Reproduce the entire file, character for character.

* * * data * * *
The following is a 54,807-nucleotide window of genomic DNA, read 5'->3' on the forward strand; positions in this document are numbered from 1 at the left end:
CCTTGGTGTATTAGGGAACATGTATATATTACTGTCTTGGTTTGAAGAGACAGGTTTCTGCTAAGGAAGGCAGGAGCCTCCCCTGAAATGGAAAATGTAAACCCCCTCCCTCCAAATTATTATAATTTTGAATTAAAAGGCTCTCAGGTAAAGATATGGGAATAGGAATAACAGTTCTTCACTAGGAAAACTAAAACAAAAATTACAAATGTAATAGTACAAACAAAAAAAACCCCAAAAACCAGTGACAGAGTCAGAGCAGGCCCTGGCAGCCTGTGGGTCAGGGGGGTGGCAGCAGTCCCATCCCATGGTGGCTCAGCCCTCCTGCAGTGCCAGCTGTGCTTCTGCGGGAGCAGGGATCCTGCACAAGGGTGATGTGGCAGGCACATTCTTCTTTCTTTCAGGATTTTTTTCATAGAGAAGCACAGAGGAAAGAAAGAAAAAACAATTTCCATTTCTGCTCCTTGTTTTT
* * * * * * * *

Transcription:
The following is a 54,807-nucleotide window of genomic DNA, read 5'->3' on the forward strand; positions in this document are numbered from 1 at the left end:
CCTTGGTGTATTAGGGAACATGTATATATTACTGTCTTGGTTTGAAGAGACAGGTTTCTGCTAAGGAAGGCAGGAGCCTCCCCTGAAATGGAAAATGTAAACCCCCTCCCTCCAAATTATTATAATTTTGAATTAAAAGGCTCTCAGGTAAAGATATGGGAATAGGAATAACAGTTCTTCACTAGGAAAACTAAAACAAAAATTACAAATGTAATAGTACAAACAAAAAAAACCCCAAAAACCAGTGACAGAGTCAGAGCAGGCCCTGGCAGCCTGTGGGTCAGGGGGGTGGCAGCAGTCCCATCCCATGGTGGCTCAGCCCTCCTGCAGTGCCAGCTGTGCTTCTGCGGGAGCAGGGATCCTGCACAAGGGTGATGTGGCAGGCACATTCTTCTTTCTTTCAGGATTTTTTTCATAGAGAAGCACAGAGGAAAGAAAGAAAAAACAATTTCCATTTCTGCTCCTTGTTTTT